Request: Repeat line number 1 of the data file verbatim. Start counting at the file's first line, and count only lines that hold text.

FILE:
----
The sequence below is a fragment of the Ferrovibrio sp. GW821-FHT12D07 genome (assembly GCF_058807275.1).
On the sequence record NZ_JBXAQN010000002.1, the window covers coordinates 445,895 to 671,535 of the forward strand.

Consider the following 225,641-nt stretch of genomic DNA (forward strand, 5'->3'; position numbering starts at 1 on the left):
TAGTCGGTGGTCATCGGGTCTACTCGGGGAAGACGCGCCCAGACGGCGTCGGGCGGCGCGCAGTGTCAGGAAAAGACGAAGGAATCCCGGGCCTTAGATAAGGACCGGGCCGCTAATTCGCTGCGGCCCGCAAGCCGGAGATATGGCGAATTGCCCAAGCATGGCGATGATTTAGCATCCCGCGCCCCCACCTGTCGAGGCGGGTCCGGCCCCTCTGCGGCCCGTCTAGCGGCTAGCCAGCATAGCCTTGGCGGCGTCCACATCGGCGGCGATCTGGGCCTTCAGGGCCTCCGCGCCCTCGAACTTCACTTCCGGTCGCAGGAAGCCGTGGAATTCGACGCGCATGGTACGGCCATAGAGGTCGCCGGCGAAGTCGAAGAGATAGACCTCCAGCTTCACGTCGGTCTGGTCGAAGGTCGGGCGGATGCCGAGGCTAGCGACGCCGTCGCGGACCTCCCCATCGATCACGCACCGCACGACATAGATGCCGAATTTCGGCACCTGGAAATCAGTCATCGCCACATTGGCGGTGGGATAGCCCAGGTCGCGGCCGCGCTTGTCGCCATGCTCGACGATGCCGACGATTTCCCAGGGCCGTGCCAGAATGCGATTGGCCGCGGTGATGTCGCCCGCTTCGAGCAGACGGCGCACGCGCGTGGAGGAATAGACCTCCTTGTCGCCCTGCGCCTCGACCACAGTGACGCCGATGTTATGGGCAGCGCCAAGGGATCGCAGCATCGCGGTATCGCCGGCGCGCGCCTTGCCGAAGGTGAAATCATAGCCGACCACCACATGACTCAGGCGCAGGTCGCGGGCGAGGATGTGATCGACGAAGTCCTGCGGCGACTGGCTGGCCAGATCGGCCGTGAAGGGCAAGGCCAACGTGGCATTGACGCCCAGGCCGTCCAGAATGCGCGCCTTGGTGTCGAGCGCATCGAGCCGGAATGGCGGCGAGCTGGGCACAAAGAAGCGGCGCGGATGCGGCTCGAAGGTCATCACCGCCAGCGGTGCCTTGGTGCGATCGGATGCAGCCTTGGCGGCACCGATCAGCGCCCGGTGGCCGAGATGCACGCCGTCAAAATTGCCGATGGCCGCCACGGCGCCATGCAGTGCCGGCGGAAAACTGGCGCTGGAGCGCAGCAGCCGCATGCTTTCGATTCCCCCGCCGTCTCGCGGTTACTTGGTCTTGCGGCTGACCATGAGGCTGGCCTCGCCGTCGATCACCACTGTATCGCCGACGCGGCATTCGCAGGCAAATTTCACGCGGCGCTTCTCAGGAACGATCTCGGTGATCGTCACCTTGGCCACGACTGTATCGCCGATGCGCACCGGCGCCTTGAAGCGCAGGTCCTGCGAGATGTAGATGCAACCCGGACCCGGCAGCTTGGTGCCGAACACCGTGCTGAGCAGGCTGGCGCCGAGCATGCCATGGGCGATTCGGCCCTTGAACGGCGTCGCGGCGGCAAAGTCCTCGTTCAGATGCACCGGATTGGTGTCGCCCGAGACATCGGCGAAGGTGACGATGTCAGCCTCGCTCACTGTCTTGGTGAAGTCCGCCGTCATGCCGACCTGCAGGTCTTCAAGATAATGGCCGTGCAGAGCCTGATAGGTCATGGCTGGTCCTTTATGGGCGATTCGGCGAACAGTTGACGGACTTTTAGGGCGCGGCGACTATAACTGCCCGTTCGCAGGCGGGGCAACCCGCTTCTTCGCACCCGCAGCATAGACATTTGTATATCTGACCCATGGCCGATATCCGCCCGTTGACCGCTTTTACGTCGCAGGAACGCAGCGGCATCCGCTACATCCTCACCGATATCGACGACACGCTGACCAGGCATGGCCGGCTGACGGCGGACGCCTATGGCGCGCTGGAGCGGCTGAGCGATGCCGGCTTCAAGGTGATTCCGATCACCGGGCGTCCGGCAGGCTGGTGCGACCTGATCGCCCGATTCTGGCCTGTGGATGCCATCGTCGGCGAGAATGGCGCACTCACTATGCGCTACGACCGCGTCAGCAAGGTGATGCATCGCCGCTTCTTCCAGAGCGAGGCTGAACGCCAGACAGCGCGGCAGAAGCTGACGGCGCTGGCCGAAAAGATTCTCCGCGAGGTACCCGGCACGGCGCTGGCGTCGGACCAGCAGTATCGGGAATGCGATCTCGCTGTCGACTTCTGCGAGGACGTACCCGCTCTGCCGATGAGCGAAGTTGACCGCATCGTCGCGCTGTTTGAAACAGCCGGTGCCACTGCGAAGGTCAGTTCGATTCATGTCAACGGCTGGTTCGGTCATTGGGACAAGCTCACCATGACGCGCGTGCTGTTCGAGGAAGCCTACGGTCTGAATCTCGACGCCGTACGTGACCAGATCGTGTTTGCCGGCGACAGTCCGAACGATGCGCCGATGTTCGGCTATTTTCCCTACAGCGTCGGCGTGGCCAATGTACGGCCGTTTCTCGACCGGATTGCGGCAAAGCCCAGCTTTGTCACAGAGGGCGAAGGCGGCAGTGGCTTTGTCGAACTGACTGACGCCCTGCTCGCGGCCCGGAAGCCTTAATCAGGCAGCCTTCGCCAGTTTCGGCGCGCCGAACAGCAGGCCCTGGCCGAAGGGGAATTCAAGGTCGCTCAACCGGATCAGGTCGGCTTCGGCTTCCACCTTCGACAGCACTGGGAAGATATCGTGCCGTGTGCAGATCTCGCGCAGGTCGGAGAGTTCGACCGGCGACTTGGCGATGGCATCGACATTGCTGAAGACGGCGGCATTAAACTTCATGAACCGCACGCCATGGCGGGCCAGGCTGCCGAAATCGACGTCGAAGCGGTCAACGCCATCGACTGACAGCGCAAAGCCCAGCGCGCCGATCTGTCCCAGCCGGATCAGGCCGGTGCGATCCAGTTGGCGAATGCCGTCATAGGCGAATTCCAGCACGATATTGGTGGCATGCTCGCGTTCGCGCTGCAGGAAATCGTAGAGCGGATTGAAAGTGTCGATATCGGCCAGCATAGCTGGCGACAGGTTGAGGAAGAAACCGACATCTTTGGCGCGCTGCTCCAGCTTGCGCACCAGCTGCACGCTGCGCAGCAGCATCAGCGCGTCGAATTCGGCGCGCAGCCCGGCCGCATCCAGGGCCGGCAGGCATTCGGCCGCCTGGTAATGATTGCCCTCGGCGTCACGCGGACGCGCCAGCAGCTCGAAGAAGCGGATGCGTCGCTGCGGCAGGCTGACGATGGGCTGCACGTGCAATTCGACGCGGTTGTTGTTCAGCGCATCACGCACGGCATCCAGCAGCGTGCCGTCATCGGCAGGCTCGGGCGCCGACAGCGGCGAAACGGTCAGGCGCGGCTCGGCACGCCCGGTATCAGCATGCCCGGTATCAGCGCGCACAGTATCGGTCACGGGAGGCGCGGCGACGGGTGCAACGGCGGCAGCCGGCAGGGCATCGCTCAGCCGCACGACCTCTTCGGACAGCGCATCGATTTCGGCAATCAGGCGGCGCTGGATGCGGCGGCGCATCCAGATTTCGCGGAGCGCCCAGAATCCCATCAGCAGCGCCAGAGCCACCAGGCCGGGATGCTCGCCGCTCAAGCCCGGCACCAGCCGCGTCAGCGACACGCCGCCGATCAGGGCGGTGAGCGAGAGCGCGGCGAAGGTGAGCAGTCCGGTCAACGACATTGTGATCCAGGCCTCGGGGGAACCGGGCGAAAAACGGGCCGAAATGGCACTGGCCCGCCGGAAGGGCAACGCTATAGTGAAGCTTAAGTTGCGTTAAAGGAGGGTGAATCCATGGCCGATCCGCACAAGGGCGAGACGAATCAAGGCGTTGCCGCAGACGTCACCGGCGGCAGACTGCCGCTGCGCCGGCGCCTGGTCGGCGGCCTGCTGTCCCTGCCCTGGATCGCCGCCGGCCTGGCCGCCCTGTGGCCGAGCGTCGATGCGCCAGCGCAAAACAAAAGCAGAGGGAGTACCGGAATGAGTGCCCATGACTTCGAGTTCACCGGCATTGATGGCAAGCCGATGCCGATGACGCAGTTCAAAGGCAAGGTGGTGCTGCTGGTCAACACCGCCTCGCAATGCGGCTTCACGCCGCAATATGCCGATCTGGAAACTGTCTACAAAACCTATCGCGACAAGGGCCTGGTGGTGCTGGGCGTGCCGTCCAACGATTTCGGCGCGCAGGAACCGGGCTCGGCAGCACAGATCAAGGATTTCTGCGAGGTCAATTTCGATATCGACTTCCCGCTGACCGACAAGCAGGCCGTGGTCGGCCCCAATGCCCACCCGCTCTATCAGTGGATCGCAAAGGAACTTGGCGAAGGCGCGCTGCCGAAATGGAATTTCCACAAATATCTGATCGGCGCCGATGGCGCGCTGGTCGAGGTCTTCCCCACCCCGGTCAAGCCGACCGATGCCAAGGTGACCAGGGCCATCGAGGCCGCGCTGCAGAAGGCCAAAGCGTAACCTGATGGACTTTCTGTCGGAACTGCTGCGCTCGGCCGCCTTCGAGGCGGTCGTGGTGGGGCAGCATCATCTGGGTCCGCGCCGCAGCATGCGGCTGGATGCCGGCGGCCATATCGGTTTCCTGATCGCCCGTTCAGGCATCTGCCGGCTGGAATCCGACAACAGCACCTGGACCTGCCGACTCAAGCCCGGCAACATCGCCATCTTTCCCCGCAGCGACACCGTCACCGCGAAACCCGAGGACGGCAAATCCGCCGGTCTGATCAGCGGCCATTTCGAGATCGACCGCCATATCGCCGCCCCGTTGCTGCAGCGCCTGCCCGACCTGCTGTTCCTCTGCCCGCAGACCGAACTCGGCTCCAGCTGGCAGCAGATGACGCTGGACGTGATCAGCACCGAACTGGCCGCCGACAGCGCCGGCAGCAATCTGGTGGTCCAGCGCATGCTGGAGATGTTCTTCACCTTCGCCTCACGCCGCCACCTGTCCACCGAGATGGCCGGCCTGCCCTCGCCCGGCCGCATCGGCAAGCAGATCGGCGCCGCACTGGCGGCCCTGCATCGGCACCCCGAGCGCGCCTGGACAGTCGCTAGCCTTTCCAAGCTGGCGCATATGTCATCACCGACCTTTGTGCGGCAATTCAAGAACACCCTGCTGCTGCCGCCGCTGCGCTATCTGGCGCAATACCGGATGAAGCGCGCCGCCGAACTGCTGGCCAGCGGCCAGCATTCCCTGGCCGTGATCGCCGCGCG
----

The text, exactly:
The sequence below is a fragment of the Ferrovibrio sp. GW821-FHT12D07 genome (assembly GCF_058807275.1).